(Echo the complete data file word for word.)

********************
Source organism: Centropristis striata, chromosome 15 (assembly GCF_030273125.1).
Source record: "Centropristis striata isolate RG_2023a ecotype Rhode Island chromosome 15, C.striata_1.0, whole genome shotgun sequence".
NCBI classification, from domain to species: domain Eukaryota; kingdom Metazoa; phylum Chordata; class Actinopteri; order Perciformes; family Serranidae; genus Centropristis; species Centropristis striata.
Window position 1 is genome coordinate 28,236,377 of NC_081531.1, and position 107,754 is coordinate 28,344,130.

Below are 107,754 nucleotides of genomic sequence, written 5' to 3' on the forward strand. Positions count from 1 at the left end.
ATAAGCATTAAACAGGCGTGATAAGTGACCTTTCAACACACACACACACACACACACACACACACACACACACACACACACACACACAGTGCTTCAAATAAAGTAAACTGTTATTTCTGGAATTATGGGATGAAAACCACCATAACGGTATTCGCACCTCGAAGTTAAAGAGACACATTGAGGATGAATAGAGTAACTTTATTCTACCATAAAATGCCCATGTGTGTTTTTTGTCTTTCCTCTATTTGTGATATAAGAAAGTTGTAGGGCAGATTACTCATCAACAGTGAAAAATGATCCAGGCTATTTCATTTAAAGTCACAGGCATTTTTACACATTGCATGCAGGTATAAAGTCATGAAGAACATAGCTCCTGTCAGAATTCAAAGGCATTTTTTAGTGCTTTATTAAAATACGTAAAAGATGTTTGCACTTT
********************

Source organism: Centropristis striata, chromosome 15 (assembly GCF_030273125.1).
Source record: "Centropristis striata isolate RG_2023a ecotype Rhode Island chromosome 15, C.striata_1.0, whole genome shotgun sequence".
NCBI classification, from domain to species: domain Eukaryota; kingdom Metazoa; phylum Chordata; class Actinopteri; order Perciformes; family Serranidae; genus Centropristis; species Centropristis striata.
Window position 1 is genome coordinate 28,236,377 of NC_081531.1, and position 107,754 is coordinate 28,344,130.

Below are 107,754 nucleotides of genomic sequence, written 5' to 3' on the forward strand. Positions count from 1 at the left end.
ATAAGCATTAAACAGGCGTGATAAGTGACCTTTCAACACACACACACACACACACACACACACACACACACACACACACACACACACAGTGCTTCAAATAAAGTAAACTGTTATTTCTGGAATTATGGGATGAAAACCACCATAACGGTATTCGCACCTCGAAGTTAAAGAGACACATTGAGGATGAATAGAGTAACTTTATTCTACCATAAAATGCCCATGTGTGTTTTTTGTCTTTCCTCTATTTGTGATATAAGAAAGTTGTAGGGCAGATTACTCATCAACAGTGAAAAATGATCCAGGCTATTTCATTTAAAGTCACAGGCATTTTTACACATTGCATGCAGGTATAAAGTCATGAAGAACATAGCTCCTGTCAGAATTCAAAGGCATTTTTTAGTGCTTTATTAAAATACGTAAAAGATGTTTGCACTTT